How to Choose the Right Tech Stack for a Mobile Application — Part I
A technology stack is the combination of programming languages and software products that are used to create a mobile or web application. A stack is created when one layer of an application is built atop the other. The majority of mobile application technology stacks come with two software components: client side and server side. These are also known as front-end and backend respectively.
Tech-related decisions are the third step in the planning of mobile app development,after you’ve established the product’s structure and business perspective. With established companies, in-house developers typically make the choice. It’s more complicated if you are a small startup.
The decision will largely determine whether your mobile application will be scalable and perform well. It will also directly impact your budget. The wrong technology can set your business back by months, whereas a well-chosen tech stack gives a competitive advantage and helps it grow. This article should give you some clues for making smart decisions when the time comes.
Context, Criteria, and Considerations
Ideally, you should have engaged competent programmers by that time. Full stack developers or a whole mobile app development company are even better. Together, you should have worked out the functions and design of the future mobile application. (That phase of a project has its tools as well, but they are a topic of another post). The experts should know your business needs and restrictions thoroughly to suggest the best technology stack for your mobile app.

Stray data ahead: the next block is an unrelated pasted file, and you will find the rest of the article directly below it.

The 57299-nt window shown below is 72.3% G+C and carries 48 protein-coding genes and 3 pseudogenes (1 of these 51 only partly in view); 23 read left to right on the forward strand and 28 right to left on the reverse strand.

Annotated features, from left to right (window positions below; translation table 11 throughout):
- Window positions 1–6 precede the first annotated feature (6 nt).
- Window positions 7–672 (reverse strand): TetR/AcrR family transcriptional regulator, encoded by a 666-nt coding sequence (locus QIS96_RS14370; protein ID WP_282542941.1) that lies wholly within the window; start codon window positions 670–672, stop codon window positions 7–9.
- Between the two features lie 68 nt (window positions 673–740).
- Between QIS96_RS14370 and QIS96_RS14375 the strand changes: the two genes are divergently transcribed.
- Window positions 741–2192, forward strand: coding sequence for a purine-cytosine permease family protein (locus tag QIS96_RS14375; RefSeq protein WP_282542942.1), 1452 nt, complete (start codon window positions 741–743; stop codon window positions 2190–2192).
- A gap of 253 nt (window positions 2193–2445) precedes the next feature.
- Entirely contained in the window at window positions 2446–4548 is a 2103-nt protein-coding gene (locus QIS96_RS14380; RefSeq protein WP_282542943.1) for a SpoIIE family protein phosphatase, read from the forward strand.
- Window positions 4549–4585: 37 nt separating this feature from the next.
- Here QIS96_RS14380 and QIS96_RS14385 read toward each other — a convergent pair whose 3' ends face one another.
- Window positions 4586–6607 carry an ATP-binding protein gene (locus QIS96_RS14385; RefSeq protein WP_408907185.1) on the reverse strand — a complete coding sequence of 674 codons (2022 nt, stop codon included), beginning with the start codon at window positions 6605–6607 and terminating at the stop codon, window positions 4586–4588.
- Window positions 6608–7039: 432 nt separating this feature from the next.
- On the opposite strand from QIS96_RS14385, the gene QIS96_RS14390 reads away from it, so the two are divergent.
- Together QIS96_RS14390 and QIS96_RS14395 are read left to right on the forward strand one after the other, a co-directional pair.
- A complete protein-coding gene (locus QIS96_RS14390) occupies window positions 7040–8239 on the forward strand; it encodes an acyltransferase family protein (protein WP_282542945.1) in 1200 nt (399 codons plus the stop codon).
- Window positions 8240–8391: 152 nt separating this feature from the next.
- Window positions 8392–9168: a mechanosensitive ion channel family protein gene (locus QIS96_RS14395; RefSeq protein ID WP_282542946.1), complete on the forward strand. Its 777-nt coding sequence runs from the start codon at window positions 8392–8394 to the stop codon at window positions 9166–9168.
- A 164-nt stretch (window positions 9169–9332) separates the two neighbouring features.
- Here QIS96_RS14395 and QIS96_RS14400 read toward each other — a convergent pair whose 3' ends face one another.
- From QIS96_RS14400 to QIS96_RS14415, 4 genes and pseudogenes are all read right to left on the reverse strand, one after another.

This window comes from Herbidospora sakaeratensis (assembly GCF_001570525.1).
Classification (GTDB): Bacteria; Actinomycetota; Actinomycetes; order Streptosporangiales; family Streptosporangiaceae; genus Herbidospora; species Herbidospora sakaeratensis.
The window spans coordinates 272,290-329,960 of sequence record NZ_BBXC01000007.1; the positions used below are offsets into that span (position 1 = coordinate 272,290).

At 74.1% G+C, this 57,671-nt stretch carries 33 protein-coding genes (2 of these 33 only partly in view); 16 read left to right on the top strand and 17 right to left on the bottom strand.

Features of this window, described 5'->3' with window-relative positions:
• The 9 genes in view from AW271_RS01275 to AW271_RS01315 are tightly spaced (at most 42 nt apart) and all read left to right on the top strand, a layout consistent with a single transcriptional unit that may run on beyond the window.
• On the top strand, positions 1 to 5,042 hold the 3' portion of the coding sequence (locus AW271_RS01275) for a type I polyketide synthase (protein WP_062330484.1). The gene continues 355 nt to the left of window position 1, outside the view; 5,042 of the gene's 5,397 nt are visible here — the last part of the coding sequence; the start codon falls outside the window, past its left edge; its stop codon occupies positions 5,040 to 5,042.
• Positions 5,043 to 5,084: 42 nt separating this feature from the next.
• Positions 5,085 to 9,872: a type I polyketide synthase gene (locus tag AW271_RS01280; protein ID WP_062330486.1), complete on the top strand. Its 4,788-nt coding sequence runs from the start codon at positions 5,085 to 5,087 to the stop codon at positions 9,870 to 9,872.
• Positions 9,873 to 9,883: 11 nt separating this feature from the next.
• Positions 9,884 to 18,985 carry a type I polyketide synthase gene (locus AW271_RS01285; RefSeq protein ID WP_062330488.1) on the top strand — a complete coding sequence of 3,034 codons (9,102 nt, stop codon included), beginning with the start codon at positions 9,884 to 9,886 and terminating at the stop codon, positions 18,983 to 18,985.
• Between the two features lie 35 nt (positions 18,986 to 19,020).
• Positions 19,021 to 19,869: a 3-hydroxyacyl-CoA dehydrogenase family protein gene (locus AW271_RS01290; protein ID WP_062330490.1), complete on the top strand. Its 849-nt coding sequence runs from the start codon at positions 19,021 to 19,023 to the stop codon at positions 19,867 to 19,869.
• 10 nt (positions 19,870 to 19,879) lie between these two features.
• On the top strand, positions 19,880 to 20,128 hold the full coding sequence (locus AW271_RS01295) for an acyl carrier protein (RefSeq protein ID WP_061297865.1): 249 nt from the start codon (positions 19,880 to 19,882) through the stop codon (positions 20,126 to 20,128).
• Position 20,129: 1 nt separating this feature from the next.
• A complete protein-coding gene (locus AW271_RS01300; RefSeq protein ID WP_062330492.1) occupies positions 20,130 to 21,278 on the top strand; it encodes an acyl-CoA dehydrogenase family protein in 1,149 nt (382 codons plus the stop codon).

As the investor, you should also be prepared to have a say in the selection of programming languages, frameworks, and tools for building your very own mobile application. A tech stack should be cost-effective, especially with an exact budget. It’s also important to understand the technical possibilities and constraints of various technology stacks when it comes to the implementation of your ideas.
Your choice should be determined by the problems the app is solving. Ask yourself and the developers working on the project:
- What shall we do to create the best user experience?
- How are we going to ensure security?
- Is performance a priority now, or can we deal with it later?
(Ideally, the developers should choose a tech stack that can accommodate future horizontal and vertical growth of the application.) Once a prospective technology has been identified, run through a checklist together:
You can find some answers on stackshare.io or techstacks.io. If your product is similar to an existing mobile application, learning about its technology stack is helpful too. The more checkboxes in the list you tick, the better your odds of choosing the optimal tech stack.
It’s excellent when suitable options coincide with the available or prospective developers’ expertise. However, remember: the technology stack for your mobile app should primarily meet your business needs. The chosen technologies are likely to stay with you for years, probably longer than the developers working for you at the moment.
Most of the top development frameworks and tools are open-source and free, but access to advanced features may require a paid subscription. Before doing that, much less getting the license, compare the cost and the usability of the paid features. Companies at an early stage of development should generally opt for open-source solutions whenever possible. It can save a lot of time and money. Such frameworks help build in new features quickly and tend to be more secure thanks to large communities. Their popularity also makes it easier to hire new developers as the company grows.
However, languages and frameworks also evolve (or deteriorate) over time, and your business requirements may change. You must be prepared to swap out the technologies when something doesn’t work for you anymore. Adopt the practice of breaking down the services, backend, and frontend into smaller components. It’ll make replacing the technologies less painful.